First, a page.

The Newsfeed (in order of First Published Date) looks great and your saved items are available in a separate place. (Click the filter on top to see only the “Saved Items”)
You can easily read the News in public transport or in the evening on the sofa!

I often hear that people “do not have time to read the news during the day”.

I also heard a story from a bank that made the News available on smartphones (this was pre-SharePoint News and app) and they saw a massive spike in views around 8 pm, when people were ready to settle in for the evening. Apparently employees do not mind spending private time on work-related News, as long as they can consume it at a time that suits them.

6 b. The Android app is very sticky when it comes to post-publication changes.

Both iOS and Android are fast to show freshly published News articles. But while the iOS app is fast to respond to post-publication changes (e.g. items being renamed, edited, depublished or removed) the Android app is very slow and can take several hours to change. Some unpublished or deleted items never even go away, providing you with a 404 (not found) message when you click them.
Android phones and fast-moving news such as IT outages and their fixes are therefore not a good combination.

7. Make it a habit to click on the title to open a News article.

Clicking on the image in the News Digest will only show you the image. Everywhere else you can also click on the image. Weird.

8. You will get notifications of new News articles in the app.

This happens when someone you work with frequently posts a new article. This is determined by the Microsoft Graph (the machine that also provides you with suggestions of documents, sites and people) based on your interactions, so there is not much you can do about it 🙂

SPNewsreader-mobile (2)
Someone I work with has posted one (1) News article.

9. Alerts suck big time.

If you do not like to wait until you get a News digest or an app notification, you may think about setting an Alert. Please don’t – Alerts do not work.

Here’s what happens:

  • If you set an Alert based on “All changes” you will get two Alerts – one with the raw URL and one with the title, content and metadata. After that, you will get notified of all changes, of course.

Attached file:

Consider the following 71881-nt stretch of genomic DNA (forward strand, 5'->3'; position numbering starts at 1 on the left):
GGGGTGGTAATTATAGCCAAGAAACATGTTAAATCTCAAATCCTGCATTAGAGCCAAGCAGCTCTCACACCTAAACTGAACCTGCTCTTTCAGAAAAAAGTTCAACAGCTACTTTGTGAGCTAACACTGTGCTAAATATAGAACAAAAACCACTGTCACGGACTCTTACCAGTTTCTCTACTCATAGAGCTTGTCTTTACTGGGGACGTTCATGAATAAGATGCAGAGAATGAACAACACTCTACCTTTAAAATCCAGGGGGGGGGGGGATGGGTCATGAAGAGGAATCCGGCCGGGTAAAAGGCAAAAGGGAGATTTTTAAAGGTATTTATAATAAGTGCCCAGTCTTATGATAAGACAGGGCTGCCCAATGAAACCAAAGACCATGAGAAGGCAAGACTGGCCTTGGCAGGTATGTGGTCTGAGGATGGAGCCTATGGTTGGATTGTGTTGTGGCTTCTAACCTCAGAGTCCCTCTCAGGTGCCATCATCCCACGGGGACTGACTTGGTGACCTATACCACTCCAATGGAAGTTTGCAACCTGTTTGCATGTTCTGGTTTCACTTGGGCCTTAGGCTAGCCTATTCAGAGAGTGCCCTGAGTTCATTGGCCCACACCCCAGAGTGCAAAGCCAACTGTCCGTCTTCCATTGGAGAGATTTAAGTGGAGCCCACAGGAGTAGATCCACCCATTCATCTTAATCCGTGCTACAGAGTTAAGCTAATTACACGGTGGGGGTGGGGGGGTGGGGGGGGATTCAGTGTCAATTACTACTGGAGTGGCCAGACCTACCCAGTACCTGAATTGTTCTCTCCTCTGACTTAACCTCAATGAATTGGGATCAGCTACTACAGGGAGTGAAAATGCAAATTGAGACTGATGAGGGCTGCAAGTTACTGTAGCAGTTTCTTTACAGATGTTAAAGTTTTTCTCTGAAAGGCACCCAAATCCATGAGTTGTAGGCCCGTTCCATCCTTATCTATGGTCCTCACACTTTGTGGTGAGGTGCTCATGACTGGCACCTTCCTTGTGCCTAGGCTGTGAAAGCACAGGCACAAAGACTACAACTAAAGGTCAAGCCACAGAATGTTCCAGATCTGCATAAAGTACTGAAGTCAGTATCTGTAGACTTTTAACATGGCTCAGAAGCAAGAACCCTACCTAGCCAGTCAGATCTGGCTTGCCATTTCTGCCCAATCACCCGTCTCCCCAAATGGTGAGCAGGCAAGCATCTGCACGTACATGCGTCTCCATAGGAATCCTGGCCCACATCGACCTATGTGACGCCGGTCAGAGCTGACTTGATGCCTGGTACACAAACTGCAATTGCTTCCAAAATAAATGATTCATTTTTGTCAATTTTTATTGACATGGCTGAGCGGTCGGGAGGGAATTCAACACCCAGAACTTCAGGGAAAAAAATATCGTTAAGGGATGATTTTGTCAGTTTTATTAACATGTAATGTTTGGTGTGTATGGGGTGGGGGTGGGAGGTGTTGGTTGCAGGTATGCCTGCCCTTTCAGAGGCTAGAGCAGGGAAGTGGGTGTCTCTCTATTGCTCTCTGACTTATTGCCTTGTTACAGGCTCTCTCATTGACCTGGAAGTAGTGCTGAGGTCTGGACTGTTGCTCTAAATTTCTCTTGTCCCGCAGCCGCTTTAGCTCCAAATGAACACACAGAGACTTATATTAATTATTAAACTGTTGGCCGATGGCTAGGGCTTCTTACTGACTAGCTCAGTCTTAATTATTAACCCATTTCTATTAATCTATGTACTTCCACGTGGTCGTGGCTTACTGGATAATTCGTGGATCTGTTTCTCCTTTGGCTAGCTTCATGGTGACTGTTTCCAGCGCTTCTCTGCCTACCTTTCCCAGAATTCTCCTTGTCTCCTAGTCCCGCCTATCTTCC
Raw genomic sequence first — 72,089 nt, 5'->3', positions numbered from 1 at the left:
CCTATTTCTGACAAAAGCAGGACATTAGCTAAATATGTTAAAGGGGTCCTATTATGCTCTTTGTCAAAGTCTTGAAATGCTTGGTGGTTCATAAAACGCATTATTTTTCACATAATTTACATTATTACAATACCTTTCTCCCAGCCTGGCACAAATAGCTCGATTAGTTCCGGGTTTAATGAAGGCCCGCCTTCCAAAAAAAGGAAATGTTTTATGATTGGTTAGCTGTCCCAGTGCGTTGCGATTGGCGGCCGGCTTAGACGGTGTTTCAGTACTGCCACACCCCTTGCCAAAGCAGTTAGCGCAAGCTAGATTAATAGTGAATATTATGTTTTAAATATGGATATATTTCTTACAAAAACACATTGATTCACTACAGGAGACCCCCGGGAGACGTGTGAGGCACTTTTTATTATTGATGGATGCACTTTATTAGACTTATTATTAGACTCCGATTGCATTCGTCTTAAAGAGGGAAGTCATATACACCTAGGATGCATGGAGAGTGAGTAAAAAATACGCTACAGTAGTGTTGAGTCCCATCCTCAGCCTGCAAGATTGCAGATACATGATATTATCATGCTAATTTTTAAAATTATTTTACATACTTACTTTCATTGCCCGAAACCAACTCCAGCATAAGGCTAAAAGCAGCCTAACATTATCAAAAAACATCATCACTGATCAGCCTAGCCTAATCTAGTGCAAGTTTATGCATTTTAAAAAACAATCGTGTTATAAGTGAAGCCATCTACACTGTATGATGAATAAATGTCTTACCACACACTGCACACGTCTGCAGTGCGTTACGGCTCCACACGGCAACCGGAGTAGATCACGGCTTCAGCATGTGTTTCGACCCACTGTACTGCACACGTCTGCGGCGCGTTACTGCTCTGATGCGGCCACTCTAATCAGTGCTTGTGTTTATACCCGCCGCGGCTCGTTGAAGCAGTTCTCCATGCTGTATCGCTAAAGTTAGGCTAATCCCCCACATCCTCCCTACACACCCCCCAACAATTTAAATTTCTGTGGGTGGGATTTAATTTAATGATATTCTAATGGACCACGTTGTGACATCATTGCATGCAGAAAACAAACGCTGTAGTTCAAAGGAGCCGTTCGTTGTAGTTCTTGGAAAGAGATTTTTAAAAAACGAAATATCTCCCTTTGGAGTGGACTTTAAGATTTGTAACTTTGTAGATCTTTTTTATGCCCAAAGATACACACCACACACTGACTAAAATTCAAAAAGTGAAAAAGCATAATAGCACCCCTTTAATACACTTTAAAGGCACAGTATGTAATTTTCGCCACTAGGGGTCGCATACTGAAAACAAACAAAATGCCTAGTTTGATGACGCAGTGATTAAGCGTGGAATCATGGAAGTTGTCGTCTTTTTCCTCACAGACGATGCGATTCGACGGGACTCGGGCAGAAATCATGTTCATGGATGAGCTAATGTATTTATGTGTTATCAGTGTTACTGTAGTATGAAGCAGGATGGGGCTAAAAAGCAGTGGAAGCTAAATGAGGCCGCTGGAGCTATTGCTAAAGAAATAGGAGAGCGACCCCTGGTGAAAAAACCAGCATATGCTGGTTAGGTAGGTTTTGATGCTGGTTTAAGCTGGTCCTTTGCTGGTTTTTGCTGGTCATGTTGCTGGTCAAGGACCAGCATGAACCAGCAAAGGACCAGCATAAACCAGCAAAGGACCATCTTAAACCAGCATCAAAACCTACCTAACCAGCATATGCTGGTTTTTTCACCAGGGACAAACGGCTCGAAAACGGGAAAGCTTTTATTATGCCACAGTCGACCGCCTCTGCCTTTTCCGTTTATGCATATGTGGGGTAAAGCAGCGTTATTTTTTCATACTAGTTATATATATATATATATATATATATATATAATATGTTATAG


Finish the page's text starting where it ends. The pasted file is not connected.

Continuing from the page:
SPNewsReader-alert1
First Alert you will get – yikes!

 

SPNewsreader-alert2
You get this one minutes later.
  • If you set an Alert for “When new items are added” you get…nothing!
  • I also tried a Flow but the “Send email when new file is added” did not work (404 error) as it links to that “raw” URL which gets overwritten. Only once did I receive the correct URL and I have no clue why.
    If someone has found a Flow that works for this scenario, please share!
  • Using a filtered view (Published items, “version contains .0”) did not solve the issue with Alerts or Flow. Besides, would any reader know that?

10. You can unlike a comment, but not news post.

Be careful with your likes on news posts: they stay there.
However, you can unlike a comment to a news post.

LikesNews
I have liked both post and comment, but can only unlike one. 

Photo by rawpixel.com from Pexels

10 things to know about the SharePoint News digest

After my massive list of things-to-be-aware-of when creating and managing SharePoint News, I though it would be good to share some lessons about the News digest (Newsletter) separately.

The News digest is a Newsletter created from News articles. It looks very nice in all browser and systems:

SPNewsDigest-Newsletteremail
The News digest as an email

This is what it looks like as a page:

SPNewsDigest-Newsletterpage
The News digest page or the “web version”.

So, here’s a few things that are not in the official support article but may be relevant.

1. You need 5 published News articles before you can send a News digest.

Frankly, this one drove me nuts. I knew I had seen Jasper Oosterveld and other people demo this functionality, so why did I not see the “See all” link on the homepage? Well, because I had only posted 4 items. Duh!

SPNEwsDigest-See all